Chemicals

Skincare ingredients you should NEVER use on your skin

Skincare products can often look deceptively appealing, luring you to the cash register with beautiful packaging and promises of youthful, nourished skin.

What isn’t made clear is the toxicity of ingredients that studies have found are polluting our bodies and affecting our health (check out further reading on those at Gray, 1986, Schreurs 2004, Gomez 2005Veldhoen 2006, Hauser 2007, and Swan 2005). They are regularly used as humectants, solvents and preservatives in skincare products today despite having potentially hazardous health effects including cancer, endocrine interference, genetic changes, reproductive toxicity, neurotoxicity and developmental disorders.

Up to one in eight ingredients in skin care products are known industrial chemicals that are cheap to manufacture and give cosmetic firms great margins for profit.

While exposure to a potentially toxic ingredient after single use of a skin care product may not cause an immediate reaction, toxins build up in the body over time and can have an unpredictable effect, particularly when combined with a range of other chemicals that we consume in our skin care and food and are exposed to around the home.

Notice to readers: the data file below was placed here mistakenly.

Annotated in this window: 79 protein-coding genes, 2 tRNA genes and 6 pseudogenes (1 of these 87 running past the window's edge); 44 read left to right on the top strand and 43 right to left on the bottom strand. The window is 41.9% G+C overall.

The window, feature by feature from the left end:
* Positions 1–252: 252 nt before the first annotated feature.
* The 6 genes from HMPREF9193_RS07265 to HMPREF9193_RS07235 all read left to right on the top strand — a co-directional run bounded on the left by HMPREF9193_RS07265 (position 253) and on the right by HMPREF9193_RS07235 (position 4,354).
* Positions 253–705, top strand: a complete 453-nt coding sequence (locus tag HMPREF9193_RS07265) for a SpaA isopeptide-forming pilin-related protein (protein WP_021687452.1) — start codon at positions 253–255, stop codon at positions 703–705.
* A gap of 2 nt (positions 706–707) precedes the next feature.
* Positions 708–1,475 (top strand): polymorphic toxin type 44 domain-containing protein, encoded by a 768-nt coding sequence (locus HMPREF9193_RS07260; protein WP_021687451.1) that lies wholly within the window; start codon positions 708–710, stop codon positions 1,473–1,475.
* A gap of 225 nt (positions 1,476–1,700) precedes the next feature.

Individual characteristics such as age, sex, genetic constitution, lifestyle and state of health will also play a part in determining whether chemical ingredients will have a harmful effect on the body.

It’s important that consumers are informed about the potential health effects of industrial chemicals on the body so they can make conscious decisions about the consumption of skin care products that use them.

So, let’s get started. Go grab that tub of skin cream, tube of hand lotion or bottle of body milk from your beauty kit and turn your attention to the ingredients list.

Are any of the following ingredients listed on the label?

Paraffin, petrolatum, petroleum jelly, mineral oil, paraben, dibutylphthalate (DBP, DEP or butyl ester), synthetic colours, perfume or those that end in glycol?

Note the order in which ingredients are listed.  The list of ingredients is presented in descending order of the weight of the ingredients at the time of preparation of the skincare product. Ingredients in concentrations of less than 1 % may be listed in any order after those in concentrations of more than 1 %.

So, if the first ingredient on the list is Aqua then plain old water is the main ingredient in your skin care product.

With water, we’ve little to be worried about.

But what about those others we asked you to search for?

Common ingredients that are known to cause health issues are those related to the family of petrochemicals derived from crude oil or petroleum.

To begin, let’s look at those ingredients that end in glycol.